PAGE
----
• Wasteful
  • A broken promise
  • Unnecessary
  • Politically motivated
  • Unworkable
  • Meddling
  • Unwelcome change

or we can recognise that the march of this reform is inevitable.  Once we do that then the challenge is not to change the system or the political tide, but to look to ourselves and change how we are going to respond to it and engage with that change.

Note the word “Respond” as opposed to “React”

For those who are employed within the NHS, then we need to consider our roles within our teams.  How can we bring greater value, not just in pounds and pence, but in contribution?  What skills can we tap into to make our contributions more meaningful?

This has motivated the previous posts about self-effectiveness, or self leadership.  How can we position ourselves as being central to a team’s effectiveness, but not in a destructive way that undermines others, but constructively, helping to support and improve the whole.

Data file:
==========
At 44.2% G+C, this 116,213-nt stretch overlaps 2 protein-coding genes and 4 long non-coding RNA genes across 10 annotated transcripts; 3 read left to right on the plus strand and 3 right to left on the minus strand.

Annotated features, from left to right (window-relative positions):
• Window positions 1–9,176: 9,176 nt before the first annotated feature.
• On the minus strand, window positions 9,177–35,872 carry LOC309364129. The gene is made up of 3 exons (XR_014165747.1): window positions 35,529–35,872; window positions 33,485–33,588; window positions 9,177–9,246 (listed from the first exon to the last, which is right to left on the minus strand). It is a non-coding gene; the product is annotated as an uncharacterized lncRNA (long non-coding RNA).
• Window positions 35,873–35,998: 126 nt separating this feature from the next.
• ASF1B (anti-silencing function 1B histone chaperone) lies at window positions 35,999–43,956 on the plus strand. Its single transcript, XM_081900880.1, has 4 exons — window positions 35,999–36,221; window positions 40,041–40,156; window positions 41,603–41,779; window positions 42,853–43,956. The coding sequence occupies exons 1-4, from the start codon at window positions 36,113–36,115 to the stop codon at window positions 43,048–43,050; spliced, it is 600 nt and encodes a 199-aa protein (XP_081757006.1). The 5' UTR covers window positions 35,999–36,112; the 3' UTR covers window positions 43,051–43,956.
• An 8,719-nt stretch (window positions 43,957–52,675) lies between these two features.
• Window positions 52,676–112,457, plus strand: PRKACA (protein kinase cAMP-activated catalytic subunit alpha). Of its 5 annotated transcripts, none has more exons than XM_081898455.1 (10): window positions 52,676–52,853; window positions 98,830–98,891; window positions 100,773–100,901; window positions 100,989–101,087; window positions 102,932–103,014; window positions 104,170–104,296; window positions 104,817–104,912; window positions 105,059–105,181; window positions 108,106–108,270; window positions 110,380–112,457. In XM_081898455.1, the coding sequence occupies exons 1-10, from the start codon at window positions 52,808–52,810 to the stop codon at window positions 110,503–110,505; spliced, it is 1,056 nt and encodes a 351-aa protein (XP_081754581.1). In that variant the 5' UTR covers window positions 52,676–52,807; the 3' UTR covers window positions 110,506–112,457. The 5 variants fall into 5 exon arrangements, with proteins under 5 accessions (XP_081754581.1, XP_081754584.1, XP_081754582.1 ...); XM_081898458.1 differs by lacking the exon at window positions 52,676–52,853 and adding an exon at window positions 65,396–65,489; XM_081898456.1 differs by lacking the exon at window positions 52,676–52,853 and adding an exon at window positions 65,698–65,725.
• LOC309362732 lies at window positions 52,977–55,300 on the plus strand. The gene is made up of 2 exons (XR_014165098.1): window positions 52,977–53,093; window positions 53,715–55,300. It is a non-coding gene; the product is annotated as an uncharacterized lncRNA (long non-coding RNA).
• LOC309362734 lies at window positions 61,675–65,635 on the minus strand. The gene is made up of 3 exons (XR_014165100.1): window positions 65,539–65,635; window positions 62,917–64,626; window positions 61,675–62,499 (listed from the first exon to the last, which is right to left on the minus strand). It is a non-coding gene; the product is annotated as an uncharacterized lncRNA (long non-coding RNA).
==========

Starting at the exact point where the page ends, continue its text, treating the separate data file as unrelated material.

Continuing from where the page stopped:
For independent practitioners, how are you going to position yourselves in order to market your services to a larger number of smaller purchasers?  What do you need to do to demonstrate utility, effectiveness and ensure (to use the current buzzword) improved outcomes.

The current uncertainty needs us to remain adaptable.  It might mean getting to grips with social media – and the momentum that is now seen within social media and occupational therapy is very exciting.

It might mean, depending on how the consultation goes, that we need to be much more commercial in selling ourselves.

For some, let’s be realistic, it might mean looking for new roles altogether.